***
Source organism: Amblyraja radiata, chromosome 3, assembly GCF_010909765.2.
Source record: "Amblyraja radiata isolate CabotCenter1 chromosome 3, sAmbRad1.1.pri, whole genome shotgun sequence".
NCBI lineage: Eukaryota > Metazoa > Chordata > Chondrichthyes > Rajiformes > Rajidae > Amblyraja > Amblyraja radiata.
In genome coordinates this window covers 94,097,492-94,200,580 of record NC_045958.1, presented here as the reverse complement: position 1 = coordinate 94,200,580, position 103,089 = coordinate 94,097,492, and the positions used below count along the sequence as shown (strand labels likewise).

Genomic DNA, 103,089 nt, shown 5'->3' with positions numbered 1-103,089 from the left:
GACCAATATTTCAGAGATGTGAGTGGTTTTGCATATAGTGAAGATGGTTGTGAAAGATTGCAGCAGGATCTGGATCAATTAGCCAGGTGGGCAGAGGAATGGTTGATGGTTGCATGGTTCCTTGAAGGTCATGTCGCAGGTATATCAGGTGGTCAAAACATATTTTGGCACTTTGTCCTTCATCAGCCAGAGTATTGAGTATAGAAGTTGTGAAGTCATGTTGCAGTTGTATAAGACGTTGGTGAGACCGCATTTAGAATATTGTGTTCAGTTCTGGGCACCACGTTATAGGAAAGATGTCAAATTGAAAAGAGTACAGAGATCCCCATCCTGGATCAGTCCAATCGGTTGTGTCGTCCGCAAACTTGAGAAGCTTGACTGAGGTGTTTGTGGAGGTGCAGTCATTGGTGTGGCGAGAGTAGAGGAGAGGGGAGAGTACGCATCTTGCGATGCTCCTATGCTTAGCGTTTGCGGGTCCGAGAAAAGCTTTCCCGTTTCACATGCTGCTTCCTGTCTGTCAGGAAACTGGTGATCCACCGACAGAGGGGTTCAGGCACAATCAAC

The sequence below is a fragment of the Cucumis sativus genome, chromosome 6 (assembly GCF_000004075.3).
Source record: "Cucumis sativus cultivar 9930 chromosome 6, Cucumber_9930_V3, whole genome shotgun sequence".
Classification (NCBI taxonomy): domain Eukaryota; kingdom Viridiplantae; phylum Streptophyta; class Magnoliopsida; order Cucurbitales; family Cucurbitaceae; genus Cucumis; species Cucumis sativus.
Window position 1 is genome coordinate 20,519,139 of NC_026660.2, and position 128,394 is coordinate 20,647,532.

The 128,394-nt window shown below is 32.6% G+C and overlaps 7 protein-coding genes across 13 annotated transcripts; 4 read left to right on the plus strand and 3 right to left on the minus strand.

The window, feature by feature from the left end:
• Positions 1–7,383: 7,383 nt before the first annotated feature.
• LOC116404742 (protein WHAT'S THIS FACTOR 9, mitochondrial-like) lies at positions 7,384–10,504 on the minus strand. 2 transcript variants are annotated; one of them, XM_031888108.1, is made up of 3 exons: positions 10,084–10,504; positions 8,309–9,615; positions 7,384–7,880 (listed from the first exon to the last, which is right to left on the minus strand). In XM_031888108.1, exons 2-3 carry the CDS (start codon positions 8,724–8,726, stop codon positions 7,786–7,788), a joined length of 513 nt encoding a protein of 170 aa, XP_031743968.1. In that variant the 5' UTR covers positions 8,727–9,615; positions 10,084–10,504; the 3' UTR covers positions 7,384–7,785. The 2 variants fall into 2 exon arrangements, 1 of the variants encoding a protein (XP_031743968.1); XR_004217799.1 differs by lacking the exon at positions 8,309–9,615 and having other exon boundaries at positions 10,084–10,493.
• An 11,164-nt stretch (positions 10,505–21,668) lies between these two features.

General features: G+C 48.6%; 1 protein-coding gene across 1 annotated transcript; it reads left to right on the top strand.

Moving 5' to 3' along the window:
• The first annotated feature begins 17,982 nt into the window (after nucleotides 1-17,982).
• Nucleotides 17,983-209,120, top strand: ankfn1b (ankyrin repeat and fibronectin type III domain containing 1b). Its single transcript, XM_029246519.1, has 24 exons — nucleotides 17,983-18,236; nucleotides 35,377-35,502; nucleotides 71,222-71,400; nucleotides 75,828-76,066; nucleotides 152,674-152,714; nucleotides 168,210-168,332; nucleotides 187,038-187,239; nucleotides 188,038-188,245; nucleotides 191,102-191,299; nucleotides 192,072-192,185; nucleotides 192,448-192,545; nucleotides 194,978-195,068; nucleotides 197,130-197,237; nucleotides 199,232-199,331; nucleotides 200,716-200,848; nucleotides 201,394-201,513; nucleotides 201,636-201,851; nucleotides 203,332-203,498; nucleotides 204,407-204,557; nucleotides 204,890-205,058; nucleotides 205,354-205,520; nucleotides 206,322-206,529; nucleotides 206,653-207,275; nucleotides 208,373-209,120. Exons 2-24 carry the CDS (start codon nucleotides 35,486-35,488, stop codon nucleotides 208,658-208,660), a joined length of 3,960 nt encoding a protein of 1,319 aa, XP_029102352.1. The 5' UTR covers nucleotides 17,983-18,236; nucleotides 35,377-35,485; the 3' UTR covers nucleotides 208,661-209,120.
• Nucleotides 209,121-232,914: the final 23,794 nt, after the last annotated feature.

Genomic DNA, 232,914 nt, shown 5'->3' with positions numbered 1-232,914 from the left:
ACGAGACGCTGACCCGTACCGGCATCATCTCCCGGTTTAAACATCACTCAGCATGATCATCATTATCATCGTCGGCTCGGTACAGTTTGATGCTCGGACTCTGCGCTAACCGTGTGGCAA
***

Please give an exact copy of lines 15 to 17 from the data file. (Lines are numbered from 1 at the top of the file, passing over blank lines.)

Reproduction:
• An 11,164-nt stretch (positions 10,505–21,668) lies between these two features.

General features: G+C 48.6%; 1 protein-coding gene across 1 annotated transcript; it reads left to right on the top strand.

Moving 5' to 3' along the window: